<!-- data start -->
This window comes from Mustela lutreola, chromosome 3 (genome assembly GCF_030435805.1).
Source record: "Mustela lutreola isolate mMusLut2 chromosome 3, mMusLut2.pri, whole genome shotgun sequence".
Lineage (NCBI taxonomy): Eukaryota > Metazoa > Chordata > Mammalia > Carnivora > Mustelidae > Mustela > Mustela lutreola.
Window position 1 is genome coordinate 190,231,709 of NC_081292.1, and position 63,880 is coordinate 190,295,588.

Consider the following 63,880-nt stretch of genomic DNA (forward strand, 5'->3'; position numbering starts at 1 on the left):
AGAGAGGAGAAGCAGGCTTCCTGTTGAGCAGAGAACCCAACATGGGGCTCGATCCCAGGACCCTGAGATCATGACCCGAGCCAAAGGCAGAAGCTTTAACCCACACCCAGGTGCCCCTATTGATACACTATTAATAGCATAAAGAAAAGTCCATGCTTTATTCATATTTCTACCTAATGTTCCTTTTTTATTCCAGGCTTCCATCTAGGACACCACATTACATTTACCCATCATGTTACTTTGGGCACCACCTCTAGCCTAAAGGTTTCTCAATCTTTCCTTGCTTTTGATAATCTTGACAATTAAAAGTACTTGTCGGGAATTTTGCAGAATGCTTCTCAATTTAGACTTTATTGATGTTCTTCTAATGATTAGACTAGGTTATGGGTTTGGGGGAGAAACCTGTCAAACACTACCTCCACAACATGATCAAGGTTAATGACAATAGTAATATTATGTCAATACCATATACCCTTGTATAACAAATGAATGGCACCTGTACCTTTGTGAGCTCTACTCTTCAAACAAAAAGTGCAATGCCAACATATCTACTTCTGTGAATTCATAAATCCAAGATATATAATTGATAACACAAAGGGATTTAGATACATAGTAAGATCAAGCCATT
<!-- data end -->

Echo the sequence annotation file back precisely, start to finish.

This window comes from Mustela lutreola, chromosome 3 (genome assembly GCF_030435805.1).
Source record: "Mustela lutreola isolate mMusLut2 chromosome 3, mMusLut2.pri, whole genome shotgun sequence".
Lineage (NCBI taxonomy): Eukaryota > Metazoa > Chordata > Mammalia > Carnivora > Mustelidae > Mustela > Mustela lutreola.
Window position 1 is genome coordinate 190,231,709 of NC_081292.1, and position 63,880 is coordinate 190,295,588.

Consider the following 63,880-nt stretch of genomic DNA (forward strand, 5'->3'; position numbering starts at 1 on the left):
AGAGAGGAGAAGCAGGCTTCCTGTTGAGCAGAGAACCCAACATGGGGCTCGATCCCAGGACCCTGAGATCATGACCCGAGCCAAAGGCAGAAGCTTTAACCCACACCCAGGTGCCCCTATTGATACACTATTAATAGCATAAAGAAAAGTCCATGCTTTATTCATATTTCTACCTAATGTTCCTTTTTTATTCCAGGCTTCCATCTAGGACACCACATTACATTTACCCATCATGTTACTTTGGGCACCACCTCTAGCCTAAAGGTTTCTCAATCTTTCCTTGCTTTTGATAATCTTGACAATTAAAAGTACTTGTCGGGAATTTTGCAGAATGCTTCTCAATTTAGACTTTATTGATGTTCTTCTAATGATTAGACTAGGTTATGGGTTTGGGGGAGAAACCTGTCAAACACTACCTCCACAACATGATCAAGGTTAATGACAATAGTAATATTATGTCAATACCATATACCCTTGTATAACAAATGAATGGCACCTGTACCTTTGTGAGCTCTACTCTTCAAACAAAAAGTGCAATGCCAACATATCTACTTCTGTGAATTCATAAATCCAAGATATATAATTGATAACACAAAGGGATTTAGATACATAGTAAGATCAAGCCATT